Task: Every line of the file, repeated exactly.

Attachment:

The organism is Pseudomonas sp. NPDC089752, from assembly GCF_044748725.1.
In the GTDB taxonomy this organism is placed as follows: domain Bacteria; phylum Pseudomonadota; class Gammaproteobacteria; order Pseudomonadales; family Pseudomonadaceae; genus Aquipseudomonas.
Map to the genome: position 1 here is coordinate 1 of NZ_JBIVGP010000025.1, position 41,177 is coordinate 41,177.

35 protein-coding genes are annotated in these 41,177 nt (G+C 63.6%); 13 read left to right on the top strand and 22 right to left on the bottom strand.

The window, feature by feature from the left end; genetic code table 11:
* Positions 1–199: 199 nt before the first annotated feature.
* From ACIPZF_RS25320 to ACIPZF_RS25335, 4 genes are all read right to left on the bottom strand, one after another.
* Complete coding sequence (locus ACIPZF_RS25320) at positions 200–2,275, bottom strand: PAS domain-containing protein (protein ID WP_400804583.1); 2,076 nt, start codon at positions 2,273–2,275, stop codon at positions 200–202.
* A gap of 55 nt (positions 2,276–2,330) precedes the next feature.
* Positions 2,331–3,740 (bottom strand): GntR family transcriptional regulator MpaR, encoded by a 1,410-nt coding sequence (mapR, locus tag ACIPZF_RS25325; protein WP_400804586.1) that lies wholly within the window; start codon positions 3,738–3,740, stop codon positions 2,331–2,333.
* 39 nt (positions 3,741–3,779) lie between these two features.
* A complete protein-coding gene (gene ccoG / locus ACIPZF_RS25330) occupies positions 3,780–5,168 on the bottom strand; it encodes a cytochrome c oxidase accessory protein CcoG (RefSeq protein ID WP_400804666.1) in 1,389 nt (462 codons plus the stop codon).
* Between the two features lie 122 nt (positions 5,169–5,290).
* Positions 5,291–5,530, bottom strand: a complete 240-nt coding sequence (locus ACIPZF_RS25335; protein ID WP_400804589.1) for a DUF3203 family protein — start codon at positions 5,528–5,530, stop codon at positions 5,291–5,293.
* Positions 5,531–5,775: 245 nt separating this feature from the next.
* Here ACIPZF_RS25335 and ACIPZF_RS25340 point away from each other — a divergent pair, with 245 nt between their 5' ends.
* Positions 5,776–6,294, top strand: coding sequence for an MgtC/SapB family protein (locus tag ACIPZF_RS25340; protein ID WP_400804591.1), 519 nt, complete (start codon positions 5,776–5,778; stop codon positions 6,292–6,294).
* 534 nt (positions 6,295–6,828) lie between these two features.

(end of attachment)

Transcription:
The organism is Pseudomonas sp. NPDC089752, from assembly GCF_044748725.1.
In the GTDB taxonomy this organism is placed as follows: domain Bacteria; phylum Pseudomonadota; class Gammaproteobacteria; order Pseudomonadales; family Pseudomonadaceae; genus Aquipseudomonas.
Map to the genome: position 1 here is coordinate 1 of NZ_JBIVGP010000025.1, position 41,177 is coordinate 41,177.

35 protein-coding genes are annotated in these 41,177 nt (G+C 63.6%); 13 read left to right on the top strand and 22 right to left on the bottom strand.

The window, feature by feature from the left end; genetic code table 11:
* Positions 1–199: 199 nt before the first annotated feature.
* From ACIPZF_RS25320 to ACIPZF_RS25335, 4 genes are all read right to left on the bottom strand, one after another.
* Complete coding sequence (locus ACIPZF_RS25320) at positions 200–2,275, bottom strand: PAS domain-containing protein (protein ID WP_400804583.1); 2,076 nt, start codon at positions 2,273–2,275, stop codon at positions 200–202.
* A gap of 55 nt (positions 2,276–2,330) precedes the next feature.
* Positions 2,331–3,740 (bottom strand): GntR family transcriptional regulator MpaR, encoded by a 1,410-nt coding sequence (mapR, locus tag ACIPZF_RS25325; protein WP_400804586.1) that lies wholly within the window; start codon positions 3,738–3,740, stop codon positions 2,331–2,333.
* 39 nt (positions 3,741–3,779) lie between these two features.
* A complete protein-coding gene (gene ccoG / locus ACIPZF_RS25330) occupies positions 3,780–5,168 on the bottom strand; it encodes a cytochrome c oxidase accessory protein CcoG (RefSeq protein ID WP_400804666.1) in 1,389 nt (462 codons plus the stop codon).
* Between the two features lie 122 nt (positions 5,169–5,290).
* Positions 5,291–5,530, bottom strand: a complete 240-nt coding sequence (locus ACIPZF_RS25335; protein ID WP_400804589.1) for a DUF3203 family protein — start codon at positions 5,528–5,530, stop codon at positions 5,291–5,293.
* Positions 5,531–5,775: 245 nt separating this feature from the next.
* Here ACIPZF_RS25335 and ACIPZF_RS25340 point away from each other — a divergent pair, with 245 nt between their 5' ends.
* Positions 5,776–6,294, top strand: coding sequence for an MgtC/SapB family protein (locus tag ACIPZF_RS25340; protein ID WP_400804591.1), 519 nt, complete (start codon positions 5,776–5,778; stop codon positions 6,292–6,294).
* 534 nt (positions 6,295–6,828) lie between these two features.